Although long non-coding RNAs (lncRNAs) are non-protein-coding transcripts by definition, recent studies have shown that a fraction of putative small open reading frames within lncRNAs are translated. However, the biological significance of these hidden polypeptides is still unclear. Here we identify and functionally characterize a novel polypeptide encoded by the lncRNA LINC00961. This polypeptide is conserved between human and mouse, is localized to the late endosome/lysosome and interacts with the lysosomal v-ATPase to negatively regulate mTORC1 activation. This regulation of mTORC1 is specific to activation of mTORC1 by amino acid stimulation, rather than by growth factors. Hence, we termed this polypeptide ‘small regulatory polypeptide of amino acid response’ (SPAR). We show that the SPAR-encoding lncRNA is highly expressed in a subset of tissues and use CRISPR/Cas9 engineering to develop a SPAR-polypeptide-specific knockout mouse while maintaining expression of the host lncRNA. We find that the SPAR-encoding lncRNA is downregulated in skeletal muscle upon acute injury, and using this in vivo model we establish that SPAR downregulation enables efficient activation of mTORC1 and promotes muscle regeneration. Our data provide a mechanism by which mTORC1 activation may be finely regulated in a tissue-specific manner in response to injury, and a paradigm by which lncRNAs encoding small polypeptides can modulate general biological pathways and processes to facilitate tissue-specific requirements, consistent with their restricted and highly regulated expression profile.

Genome-wide in vivo screen identifies novel host regulators of metastatic colonization


Metastasis is the leading cause of death for cancer patients. This multi-stage process requires tumour cells to survive in the circulation, extravasate at distant sites, then proliferate; it involves contributions from both the tumour cell and tumour microenvironment (‘host’, which includes stromal cells and the immune system). Studies suggest the early steps of the metastatic process are relatively efficient, with the post-extravasation regulation of tumour growth (‘colonization’) being critical in determining metastatic outcome. Here we show the results of screening 810 mutant mouse lines using an in vivo assay to identify microenvironmental regulators of metastatic colonization. We identify 23 genes that, when disrupted in mouse, modify the ability of tumour cells to establish metastatic foci, with 19 of these genes not previously demonstrated to play a role in host control of metastasis. The largest reduction in pulmonary metastasis was observed in sphingosine-1-phosphate (S1P) transporter spinster homologue 2 (Spns2)-deficient mice. We demonstrate a novel outcome of S1P-mediated regulation of lymphocyte trafficking, whereby deletion of Spns2, either globally or in a lymphatic endothelial-specific manner, creates a circulating lymphopenia and a higher percentage of effector T cells and natural killer (NK) cells present in the lung. This allows for potent tumour cell killing, and an overall decreased metastatic burden.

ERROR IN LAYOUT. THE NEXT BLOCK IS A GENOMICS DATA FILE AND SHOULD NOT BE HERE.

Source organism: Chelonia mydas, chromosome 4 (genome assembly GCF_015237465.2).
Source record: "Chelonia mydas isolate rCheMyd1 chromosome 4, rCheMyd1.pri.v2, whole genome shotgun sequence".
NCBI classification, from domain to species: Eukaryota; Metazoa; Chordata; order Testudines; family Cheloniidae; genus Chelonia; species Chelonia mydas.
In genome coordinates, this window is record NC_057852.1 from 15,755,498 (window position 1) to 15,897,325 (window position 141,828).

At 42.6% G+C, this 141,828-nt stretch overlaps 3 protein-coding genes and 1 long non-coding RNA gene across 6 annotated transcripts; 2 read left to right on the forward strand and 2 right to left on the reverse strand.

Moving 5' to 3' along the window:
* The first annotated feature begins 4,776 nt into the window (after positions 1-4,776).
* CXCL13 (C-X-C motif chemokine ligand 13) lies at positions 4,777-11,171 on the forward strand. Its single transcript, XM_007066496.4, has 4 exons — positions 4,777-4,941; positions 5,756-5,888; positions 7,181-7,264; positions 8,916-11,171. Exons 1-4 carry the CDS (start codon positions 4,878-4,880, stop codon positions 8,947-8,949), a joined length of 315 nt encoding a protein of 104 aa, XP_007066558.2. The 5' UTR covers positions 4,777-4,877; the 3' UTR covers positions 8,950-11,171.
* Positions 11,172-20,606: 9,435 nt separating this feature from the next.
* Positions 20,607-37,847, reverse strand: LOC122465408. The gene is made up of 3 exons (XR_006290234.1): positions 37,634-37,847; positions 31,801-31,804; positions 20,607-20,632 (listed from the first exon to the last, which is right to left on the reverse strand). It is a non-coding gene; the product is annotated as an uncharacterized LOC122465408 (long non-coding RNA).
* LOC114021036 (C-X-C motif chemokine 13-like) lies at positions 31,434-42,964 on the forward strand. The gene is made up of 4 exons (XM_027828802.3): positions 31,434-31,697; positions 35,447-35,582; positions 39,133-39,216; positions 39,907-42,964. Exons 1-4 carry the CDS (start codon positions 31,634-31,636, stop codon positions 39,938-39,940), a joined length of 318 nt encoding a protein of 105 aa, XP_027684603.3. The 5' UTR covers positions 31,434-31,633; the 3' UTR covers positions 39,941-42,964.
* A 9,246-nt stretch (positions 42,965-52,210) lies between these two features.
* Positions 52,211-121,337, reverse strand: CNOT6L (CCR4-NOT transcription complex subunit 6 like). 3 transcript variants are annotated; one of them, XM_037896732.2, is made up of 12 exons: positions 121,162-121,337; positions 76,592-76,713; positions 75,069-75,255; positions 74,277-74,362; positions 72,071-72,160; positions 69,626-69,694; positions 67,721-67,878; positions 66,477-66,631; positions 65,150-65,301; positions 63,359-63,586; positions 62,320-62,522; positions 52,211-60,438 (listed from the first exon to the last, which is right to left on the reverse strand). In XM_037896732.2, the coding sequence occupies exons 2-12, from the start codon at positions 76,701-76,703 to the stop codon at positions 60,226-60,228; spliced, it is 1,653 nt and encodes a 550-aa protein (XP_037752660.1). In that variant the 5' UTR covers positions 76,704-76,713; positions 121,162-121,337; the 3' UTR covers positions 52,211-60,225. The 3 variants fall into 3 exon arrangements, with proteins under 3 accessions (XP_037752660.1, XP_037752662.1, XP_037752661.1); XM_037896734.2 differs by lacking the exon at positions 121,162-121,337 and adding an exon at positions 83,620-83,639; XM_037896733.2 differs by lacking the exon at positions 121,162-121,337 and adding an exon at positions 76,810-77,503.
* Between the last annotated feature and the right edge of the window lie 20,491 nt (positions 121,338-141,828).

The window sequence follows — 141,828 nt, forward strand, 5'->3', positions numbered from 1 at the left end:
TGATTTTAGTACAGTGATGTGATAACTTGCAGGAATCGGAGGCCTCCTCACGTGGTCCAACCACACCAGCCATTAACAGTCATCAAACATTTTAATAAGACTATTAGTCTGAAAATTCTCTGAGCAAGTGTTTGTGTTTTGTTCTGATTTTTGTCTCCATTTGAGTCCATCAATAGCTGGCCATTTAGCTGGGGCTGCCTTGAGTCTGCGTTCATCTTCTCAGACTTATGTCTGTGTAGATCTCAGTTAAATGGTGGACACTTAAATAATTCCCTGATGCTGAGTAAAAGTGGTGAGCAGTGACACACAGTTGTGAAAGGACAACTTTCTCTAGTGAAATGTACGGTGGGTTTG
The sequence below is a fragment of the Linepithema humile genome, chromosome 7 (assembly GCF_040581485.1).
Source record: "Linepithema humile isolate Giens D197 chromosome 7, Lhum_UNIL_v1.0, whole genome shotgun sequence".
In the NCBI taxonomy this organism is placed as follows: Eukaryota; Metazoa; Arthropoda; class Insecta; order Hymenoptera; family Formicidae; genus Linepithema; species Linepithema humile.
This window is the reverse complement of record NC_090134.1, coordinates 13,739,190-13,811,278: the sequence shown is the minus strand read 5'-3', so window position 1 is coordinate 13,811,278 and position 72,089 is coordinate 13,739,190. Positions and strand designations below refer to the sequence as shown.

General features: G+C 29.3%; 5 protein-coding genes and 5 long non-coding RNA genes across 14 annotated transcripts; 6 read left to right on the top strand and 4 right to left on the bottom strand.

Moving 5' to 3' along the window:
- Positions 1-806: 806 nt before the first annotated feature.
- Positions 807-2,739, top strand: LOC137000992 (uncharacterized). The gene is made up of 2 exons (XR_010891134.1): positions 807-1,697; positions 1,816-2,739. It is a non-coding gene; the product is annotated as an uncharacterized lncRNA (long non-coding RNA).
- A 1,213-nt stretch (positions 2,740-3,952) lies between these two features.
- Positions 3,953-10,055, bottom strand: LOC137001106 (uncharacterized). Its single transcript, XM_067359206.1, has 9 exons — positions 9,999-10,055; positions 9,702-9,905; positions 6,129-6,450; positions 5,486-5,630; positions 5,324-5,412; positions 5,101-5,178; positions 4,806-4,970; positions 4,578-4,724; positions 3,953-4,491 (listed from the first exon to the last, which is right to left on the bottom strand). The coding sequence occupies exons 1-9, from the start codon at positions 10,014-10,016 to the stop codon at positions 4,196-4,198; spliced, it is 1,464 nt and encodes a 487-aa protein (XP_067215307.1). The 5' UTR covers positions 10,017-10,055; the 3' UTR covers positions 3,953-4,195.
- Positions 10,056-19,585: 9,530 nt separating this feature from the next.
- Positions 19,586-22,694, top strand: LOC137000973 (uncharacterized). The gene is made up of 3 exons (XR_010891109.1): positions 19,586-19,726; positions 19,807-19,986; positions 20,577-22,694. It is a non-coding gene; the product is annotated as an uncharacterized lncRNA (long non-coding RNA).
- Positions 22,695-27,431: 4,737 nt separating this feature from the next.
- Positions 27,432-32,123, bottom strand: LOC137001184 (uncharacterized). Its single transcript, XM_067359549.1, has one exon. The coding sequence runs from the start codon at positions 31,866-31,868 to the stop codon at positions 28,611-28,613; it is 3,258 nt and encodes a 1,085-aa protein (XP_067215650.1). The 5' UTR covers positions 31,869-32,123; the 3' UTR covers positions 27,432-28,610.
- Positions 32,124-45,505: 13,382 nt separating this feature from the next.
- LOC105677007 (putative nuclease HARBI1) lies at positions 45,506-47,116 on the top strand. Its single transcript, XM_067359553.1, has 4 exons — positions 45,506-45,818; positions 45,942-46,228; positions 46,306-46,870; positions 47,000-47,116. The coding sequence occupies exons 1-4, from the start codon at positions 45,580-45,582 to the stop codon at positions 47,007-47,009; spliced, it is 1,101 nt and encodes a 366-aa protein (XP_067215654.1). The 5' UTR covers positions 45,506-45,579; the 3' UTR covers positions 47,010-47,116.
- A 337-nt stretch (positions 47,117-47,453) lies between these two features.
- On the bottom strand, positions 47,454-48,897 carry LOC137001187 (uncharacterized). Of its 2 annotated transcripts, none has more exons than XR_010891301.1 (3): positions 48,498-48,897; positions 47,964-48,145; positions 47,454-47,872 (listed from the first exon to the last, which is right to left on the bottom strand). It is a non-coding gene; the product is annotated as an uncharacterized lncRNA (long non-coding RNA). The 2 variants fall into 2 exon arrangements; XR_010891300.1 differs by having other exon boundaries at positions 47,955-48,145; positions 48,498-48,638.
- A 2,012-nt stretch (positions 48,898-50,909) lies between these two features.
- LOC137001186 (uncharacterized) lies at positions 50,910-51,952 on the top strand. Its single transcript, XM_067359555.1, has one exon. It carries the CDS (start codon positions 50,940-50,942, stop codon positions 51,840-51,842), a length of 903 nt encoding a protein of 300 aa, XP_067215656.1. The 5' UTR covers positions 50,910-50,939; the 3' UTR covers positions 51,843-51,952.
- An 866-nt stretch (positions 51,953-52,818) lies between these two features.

Variable chromatin structure revealed by in situ spatially correlated DNA cleavage mapping


Chromatin structure at the length scale encompassing local nucleosome–nucleosome interactions is thought to play a crucial role in regulating transcription and access to DNA. However, this secondary structure of chromatin remains poorly understood compared with the primary structure of single nucleosomes or the tertiary structure of long-range looping interactions. Here we report the first genome-wide map of chromatin conformation in human cells at the 1–3 nucleosome (50–500 bp) scale, obtained using ionizing radiation-induced spatially correlated cleavage of DNA with sequencing (RICC-seq) to identify DNA–DNA contacts that are spatially proximal. Unbiased analysis of RICC-seq signal reveals regional enrichment of DNA fragments characteristic of alternating rather than adjacent nucleosome interactions in tri-nucleosome units, particularly in H3K9me3-marked heterochromatin. We infer differences in the likelihood of nucleosome–nucleosome contacts among open chromatin, H3K27me3-marked, and H3K9me3-marked repressed chromatin regions. After calibrating RICC-seq signal to three-dimensional distances, we show that compact two-start helical fibre structures with stacked alternating nucleosomes are consistent with RICC-seq fragmentation patterns from H3K9me3-marked chromatin, while non-compact structures and solenoid structures are consistent with open chromatin. Our data support a model of chromatin architecture in intact interphase nuclei consistent with variable longitudinal compaction of two-start helical fibres.

Structures of riboswitch RNA reaction states by mix-and-inject XFEL serial crystallography


Riboswitches are structural RNA elements that are generally located in the 5′ untranslated region of messenger RNA. During regulation of gene expression, ligand binding to the aptamer domain of a riboswitch triggers a signal to the downstream expression platform. A complete understanding of the structural basis of this mechanism requires the ability to study structural changes over time. Here we use femtosecond X-ray free electron laser (XFEL) pulses to obtain structural measurements from crystals so small that diffusion of a ligand can be timed to initiate a reaction before diffraction. We demonstrate this approach by determining four structures of the adenine riboswitch aptamer domain during the course of a reaction, involving two unbound apo structures, one ligand-bound intermediate, and the final ligand-bound conformation. These structures support a reaction mechanism model with at least four states and illustrate the structural basis of signal transmission. The three-way junction and the P1 switch helix of the two apo conformers are notably different from those in the ligand-bound conformation. Our time-resolved crystallographic measurements with a 10-second delay captured the structure of an intermediate with changes in the binding pocket that accommodate the ligand. With at least a 10-minute delay, the RNA molecules were fully converted to the ligand-bound state, in which the substantial conformational changes resulted in conversion of the space group. Such notable changes in crystallo highlight the important opportunities that micro- and nanocrystals may offer in these and similar time-resolved diffraction studies. Together, these results demonstrate the potential of ‘mix-and-inject’ time-resolved serial crystallography to study biochemically important interactions between biomacromolecules and ligands, including those that involve large conformational changes.